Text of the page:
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Brits moving to Dubai warned about packing the 'wrong' items

27 May 2008

Brits moving to the sunnier climes and economic rewards of Dubai risk prison if they fail to pack carefully, warns specialist international moving company, Cadogan Tate.Vitamins and Paracetamol can lead to prison they warn

Simple vitamin supplements, Paracetemol-based products and even poppy seeds could see unsuspecting travellers put behind bars for 4 years if found in luggage. Alcohol cannot be brought home, while even simple holiday snaps could be interpreted as being pornographic, warns Cadogan Tate.

More than 100,000 Brits currently live in Dubai, but the thousands expected to follow them must be wise to the perils of packing for the United Arab Emirates.

Cadogan Tate Worldwide’s General Manager, Alan Hughes, said: “There is no escaping these stringent regulations as most shipments of household goods are inspected at the country’s initial point of entry.”
“We’ve heard of people being imprisoned for possessing something as innocent as poppy seeds. One rumour I’ve heard was about a gentleman who found himself in jail after he’d eaten a bread roll at Heathrow Airport before boarding a flight to the UAE.”

The UAE change their customs procedures on a regular basis so it is vitally important anybody relocating to the region has thoroughly checked the most up to date rules and regulations.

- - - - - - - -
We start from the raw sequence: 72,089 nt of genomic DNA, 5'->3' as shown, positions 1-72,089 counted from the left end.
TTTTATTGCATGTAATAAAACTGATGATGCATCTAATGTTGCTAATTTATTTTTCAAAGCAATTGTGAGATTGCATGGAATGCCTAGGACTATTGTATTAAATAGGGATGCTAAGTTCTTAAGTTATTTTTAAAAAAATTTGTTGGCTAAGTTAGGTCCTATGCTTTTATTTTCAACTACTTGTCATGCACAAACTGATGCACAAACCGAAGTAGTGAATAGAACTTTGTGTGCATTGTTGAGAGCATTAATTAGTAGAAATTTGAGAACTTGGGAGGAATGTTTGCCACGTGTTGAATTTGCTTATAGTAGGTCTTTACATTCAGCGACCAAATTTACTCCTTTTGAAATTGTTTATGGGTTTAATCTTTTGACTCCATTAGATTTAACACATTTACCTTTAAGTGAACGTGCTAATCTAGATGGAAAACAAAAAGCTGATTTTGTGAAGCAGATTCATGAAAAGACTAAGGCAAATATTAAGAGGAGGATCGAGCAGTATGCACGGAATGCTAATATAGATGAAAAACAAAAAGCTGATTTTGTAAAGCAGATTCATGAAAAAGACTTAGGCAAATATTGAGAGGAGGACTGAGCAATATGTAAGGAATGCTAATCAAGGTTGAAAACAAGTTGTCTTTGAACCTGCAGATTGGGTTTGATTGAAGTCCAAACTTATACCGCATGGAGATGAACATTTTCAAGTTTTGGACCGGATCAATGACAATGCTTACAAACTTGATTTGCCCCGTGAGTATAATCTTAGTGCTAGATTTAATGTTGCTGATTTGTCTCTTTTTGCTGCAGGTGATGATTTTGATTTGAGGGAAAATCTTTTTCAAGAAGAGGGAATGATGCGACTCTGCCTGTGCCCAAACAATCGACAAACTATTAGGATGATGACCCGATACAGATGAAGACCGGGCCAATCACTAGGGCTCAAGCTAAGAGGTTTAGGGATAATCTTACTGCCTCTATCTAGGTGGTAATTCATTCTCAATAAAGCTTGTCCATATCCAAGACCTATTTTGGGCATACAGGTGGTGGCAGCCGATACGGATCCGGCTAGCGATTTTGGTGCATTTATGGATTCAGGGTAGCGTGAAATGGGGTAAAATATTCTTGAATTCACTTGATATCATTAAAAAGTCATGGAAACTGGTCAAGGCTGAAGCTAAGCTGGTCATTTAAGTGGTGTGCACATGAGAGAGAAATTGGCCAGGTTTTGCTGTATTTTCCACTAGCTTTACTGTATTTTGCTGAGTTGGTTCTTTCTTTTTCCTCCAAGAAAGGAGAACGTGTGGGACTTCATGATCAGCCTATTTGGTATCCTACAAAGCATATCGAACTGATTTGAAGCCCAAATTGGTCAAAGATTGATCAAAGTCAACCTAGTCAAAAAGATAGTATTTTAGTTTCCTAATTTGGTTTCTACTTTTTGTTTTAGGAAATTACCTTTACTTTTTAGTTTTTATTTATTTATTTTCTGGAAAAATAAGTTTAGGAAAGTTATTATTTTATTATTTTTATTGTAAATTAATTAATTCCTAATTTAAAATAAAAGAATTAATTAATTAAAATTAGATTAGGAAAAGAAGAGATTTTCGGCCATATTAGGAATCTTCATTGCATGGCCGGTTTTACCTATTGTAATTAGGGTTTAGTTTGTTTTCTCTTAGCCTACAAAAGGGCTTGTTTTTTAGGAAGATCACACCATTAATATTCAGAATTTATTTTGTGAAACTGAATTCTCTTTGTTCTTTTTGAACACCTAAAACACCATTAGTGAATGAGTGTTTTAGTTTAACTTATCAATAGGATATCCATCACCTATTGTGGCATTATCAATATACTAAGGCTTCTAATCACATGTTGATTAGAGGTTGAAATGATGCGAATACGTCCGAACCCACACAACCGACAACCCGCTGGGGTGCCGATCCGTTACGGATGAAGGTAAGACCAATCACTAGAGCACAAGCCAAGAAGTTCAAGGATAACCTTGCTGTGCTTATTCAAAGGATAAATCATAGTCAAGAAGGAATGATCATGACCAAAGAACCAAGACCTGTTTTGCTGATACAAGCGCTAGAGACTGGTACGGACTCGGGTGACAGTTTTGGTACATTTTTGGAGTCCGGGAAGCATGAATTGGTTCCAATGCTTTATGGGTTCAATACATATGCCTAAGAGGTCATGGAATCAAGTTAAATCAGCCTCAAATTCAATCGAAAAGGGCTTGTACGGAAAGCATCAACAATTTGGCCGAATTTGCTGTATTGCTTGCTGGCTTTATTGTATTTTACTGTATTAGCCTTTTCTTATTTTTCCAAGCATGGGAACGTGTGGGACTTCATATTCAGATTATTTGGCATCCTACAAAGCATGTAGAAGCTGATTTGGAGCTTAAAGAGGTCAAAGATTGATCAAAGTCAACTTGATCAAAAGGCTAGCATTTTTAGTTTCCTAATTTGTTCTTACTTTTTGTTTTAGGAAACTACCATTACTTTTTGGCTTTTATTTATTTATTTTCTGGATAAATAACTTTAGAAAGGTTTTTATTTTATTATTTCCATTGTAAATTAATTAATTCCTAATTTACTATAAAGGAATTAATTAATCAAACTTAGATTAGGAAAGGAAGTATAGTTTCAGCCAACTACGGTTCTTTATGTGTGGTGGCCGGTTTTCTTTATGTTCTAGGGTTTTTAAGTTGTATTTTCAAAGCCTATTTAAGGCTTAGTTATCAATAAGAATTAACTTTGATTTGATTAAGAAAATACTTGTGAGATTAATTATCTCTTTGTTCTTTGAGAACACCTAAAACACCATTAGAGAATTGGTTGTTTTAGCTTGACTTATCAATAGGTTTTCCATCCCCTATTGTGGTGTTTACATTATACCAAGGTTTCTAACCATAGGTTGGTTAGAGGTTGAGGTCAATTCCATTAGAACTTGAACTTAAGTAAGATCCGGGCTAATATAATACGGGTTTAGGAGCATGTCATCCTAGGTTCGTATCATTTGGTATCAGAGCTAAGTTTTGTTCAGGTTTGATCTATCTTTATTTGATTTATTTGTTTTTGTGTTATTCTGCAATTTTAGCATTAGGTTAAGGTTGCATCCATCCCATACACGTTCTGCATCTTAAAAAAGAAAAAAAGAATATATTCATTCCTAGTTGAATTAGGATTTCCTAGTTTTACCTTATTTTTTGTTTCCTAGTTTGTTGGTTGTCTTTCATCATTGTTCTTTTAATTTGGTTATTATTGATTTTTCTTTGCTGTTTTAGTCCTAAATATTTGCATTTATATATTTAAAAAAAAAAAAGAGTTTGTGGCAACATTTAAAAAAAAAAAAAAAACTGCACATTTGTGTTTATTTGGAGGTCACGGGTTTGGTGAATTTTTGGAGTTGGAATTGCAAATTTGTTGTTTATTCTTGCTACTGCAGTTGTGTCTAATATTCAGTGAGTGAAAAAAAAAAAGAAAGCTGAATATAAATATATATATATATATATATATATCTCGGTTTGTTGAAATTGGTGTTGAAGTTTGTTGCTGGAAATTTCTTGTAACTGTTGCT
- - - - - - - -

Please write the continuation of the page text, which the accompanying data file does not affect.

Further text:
“Wines and spirits are banned from being brought into the UAE and unless it’s the Koran, best to leave your family Bible at home,” said Alan.

Other items on the forbidden list include importing any products that go against the preservation of endangered animals such as ivory or tiger skin and absolutely anything that could be classed as pornographic or even slightly pornographic.

“Something as simple as beach holiday snaps may be interpreted as pornographic material, so leave these photos on your family’s mantelpiece in the UK,” Alan says.

There are also strict rules on bringing in books, DVD’s, CD’s and video tapes into the region. “These items must be packed by the movers in a well marked box and it’s beneficial to produce a full list of all the titles to speed up the Customs approval process,” he explains. “It is also important to realise you will need to be present in the UAE at the time your shipment is clearing Customs and your consignment may take approximately three to four days to clear. UAE Customs inspect almost 100 per cent of household good shipments arriving into the region and ideally, your shipment should arrive within one month of your arrival.”

Depending on the examiner, shipments of personal effects may also attract a five per cent duty on the assessed value of the goods. The moving company will also need a copy of your passport with your residence visa or a letter from your company stating the visa has been applied for.

“Make sure you use a professional packing company with a proven track record and an established trading partner in the country that can help you through the myriad of paperwork and facilitate Customs clearance and delivery. Do not leave it to chance as the consequences of getting it wrong can be very costly,” he says.
“Cadogan Tate is a member of FIDI (Fédération Internationale des Déménageurs Internationaux) which grants us access to a vast database of up-to-date information for almost every country around the world.”

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